Best of Belshaw 2011As is now customary, I’ve collated the best blog posts I wrote last year (determined by PostRank and personal choice) and put them into handy book form.

It’s FREE and available to download now.

Download Best of Belshaw 2011

Also available:

I’ve got an idea for a book on The Essential Elements of Digital Literacies as well as an updated version of #uppingyourgame: a practical guide to personal productivity.

Be sure to subscribe to RSS or email updates to keep on top of these developments!

Best of Belshaw

Given the recent arrival into the world of Grace Belshaw, a lack of paternity leave due to not working for my current employers for the requisite amount of time, and an Easter deadline for my Ed.D., now would seem a good time to point out that you can download (for free!) my yearly Best of Belshaw books to peruse at your leisure. They’re iPad-friendly and convert well for viewing on the Amazon Kindle and other e-book readers.

Best of Belshaw 2009 Best of Belshaw 2010

For those readers who are educators and haven’t seen the #movemeon book a number of us collaborated on in 2009, you’re missing a treat. Download them all for free or purchase them at cost price! 🙂

PS If you like my writing and want to check out the only for-profit book I’ve written so far click here.

10 things I did during Belshaw Black Ops.

For the past three weeks I’ve been on Black Ops, a better term than ‘digital hiatus’ to describe my being digitally incommunicado. It’s felt like longer, to be honest. I managed to stay off Twitter completely – the occasional, accidental, and hastily-deleted autopost from Amplify notwithstanding.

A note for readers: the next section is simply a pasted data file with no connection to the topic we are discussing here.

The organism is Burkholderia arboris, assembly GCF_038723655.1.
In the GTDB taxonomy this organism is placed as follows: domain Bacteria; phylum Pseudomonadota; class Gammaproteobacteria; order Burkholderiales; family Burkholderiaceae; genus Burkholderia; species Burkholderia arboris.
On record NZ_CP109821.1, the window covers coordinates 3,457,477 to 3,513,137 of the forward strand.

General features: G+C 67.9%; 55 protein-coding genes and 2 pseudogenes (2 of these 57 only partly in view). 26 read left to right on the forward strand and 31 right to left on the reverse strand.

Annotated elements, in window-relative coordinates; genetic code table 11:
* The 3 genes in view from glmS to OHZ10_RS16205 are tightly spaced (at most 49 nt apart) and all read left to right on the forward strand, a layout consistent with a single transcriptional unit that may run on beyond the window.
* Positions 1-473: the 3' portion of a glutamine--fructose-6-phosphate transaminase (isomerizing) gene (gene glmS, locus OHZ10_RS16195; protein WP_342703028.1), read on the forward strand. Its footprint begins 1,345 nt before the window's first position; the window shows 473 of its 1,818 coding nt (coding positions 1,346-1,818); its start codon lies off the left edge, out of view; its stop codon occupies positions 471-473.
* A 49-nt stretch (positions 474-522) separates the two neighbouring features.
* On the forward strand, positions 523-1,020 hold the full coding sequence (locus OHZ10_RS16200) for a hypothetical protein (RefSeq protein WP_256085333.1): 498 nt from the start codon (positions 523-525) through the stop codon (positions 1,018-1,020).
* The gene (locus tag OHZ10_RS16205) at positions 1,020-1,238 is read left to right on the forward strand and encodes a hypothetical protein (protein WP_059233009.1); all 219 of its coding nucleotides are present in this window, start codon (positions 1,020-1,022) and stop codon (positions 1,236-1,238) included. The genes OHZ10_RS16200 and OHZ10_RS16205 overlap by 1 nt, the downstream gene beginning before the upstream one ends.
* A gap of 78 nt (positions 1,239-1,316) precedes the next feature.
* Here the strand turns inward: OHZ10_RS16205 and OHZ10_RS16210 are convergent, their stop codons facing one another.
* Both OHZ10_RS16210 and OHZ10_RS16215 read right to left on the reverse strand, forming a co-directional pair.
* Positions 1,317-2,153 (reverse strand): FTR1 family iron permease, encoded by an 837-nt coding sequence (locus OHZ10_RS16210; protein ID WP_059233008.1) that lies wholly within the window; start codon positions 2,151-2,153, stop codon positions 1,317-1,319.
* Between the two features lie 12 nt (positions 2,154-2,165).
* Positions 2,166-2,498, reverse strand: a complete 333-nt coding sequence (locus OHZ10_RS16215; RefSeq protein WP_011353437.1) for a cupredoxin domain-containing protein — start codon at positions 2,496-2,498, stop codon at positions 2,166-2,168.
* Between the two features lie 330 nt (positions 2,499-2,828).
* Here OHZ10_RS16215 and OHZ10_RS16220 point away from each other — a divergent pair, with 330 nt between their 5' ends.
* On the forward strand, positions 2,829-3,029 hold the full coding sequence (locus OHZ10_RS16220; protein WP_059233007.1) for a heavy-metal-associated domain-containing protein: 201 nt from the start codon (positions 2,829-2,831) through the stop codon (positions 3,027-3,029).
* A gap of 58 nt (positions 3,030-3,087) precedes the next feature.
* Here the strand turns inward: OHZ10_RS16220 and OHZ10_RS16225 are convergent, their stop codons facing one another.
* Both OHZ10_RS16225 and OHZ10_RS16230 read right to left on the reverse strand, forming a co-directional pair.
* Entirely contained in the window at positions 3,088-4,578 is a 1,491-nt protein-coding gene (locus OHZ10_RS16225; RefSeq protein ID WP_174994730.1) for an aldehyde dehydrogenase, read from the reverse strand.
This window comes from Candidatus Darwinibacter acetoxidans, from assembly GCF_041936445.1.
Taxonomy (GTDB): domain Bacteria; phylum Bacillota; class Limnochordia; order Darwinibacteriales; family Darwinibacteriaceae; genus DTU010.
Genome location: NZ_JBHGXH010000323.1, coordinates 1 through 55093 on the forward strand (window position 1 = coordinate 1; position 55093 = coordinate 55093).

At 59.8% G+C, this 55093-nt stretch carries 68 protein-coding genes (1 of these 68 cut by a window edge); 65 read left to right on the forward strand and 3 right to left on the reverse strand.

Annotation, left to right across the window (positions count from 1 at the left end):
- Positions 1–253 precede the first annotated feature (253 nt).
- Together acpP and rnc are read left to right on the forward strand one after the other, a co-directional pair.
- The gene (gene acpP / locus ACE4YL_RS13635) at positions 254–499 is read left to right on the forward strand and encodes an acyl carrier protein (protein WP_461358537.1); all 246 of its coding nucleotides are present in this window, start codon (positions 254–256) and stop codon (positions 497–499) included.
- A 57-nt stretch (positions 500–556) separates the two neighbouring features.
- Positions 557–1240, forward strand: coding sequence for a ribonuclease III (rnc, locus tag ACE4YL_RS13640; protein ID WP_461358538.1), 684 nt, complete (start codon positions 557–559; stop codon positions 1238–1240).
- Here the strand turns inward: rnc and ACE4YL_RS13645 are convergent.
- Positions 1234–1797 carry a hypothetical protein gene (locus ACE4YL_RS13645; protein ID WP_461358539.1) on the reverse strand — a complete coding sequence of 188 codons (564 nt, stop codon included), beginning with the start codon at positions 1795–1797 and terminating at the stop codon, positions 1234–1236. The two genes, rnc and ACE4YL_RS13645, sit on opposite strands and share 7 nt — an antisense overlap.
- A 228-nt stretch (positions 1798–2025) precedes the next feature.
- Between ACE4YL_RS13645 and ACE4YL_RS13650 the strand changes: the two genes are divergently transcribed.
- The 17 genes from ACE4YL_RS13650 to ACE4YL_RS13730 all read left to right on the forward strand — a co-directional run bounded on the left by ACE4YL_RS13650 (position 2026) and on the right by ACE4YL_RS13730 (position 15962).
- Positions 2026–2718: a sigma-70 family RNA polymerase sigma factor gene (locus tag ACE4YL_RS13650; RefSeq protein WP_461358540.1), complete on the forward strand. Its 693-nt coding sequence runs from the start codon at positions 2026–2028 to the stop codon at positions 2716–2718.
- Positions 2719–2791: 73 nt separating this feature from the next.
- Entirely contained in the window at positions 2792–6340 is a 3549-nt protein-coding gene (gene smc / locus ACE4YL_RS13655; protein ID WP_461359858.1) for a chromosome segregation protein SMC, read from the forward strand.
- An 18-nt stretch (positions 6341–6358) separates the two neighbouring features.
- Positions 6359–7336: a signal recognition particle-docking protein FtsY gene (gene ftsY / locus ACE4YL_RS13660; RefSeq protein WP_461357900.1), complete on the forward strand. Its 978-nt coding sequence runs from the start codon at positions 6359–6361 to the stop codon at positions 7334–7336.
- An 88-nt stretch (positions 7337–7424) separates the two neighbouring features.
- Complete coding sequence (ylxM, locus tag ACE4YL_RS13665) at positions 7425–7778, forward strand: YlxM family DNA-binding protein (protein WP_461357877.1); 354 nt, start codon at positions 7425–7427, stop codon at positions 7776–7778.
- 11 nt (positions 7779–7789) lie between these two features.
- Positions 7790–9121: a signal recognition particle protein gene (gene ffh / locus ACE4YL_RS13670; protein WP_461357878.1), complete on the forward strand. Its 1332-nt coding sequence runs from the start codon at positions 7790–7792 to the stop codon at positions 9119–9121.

Email was a different story: although I had a ‘Black Ops’ autoresponder on my Gmail account, I had to use email for some of the following activities.

Here’s a list of what I’ve been up to:

  1. Collated and published Best of Belshaw 2010 (freely downloadable or available for purchase in physical form at cost price)
  2. Waited patiently for Hannah to give birth to our second child. She was due on the 28th December 2010, but still no sign. It’s the reason I’m not at the Learning Without Frontiers Conference today/tomorrow.
  3. Bought a fair bit of new technological kit and sold older stuff on eBay.
  4. Took my son, Ben, to the beach (to burn off excess sugar) almost every day.
  5. Experimented with Quora and Licorizer, re-joined Facebook, and unfollowed 90% of people I was following on Twitter.
  6. Lost all my iPhone contacts on Boxing Day whilst unjailbreaking my iPhone so I could upgrade to iOS 4.2.1 (text me your phone number if I had it before!)
  7. Kicked off a stealth project with Andy Stewart which will culminate in a manifesto and small events this year, building (hopefully!) to a large event in 2015.
  8. Wrote my first-ever journal article (it’s entitled Seven Types of Ambiguity and Digital Literacy)
  9. Engaged in some consultancy which I may develop a bit more in 2011. I’ve come up with a Hierarchy of Understanding which I’m going to work on (and may even turn into a journal article) before sharing.
  10. Played a whole lot on my Playstation 3, especially Battlefield: Bad Company 2 (the Vietnam expansion pack came out on my 30th birthday!)

More on the above over the next week or so. I may be sporadic given I’m both getting back into my digital routine and having to deal with the imminent arrival of a new baby. :-p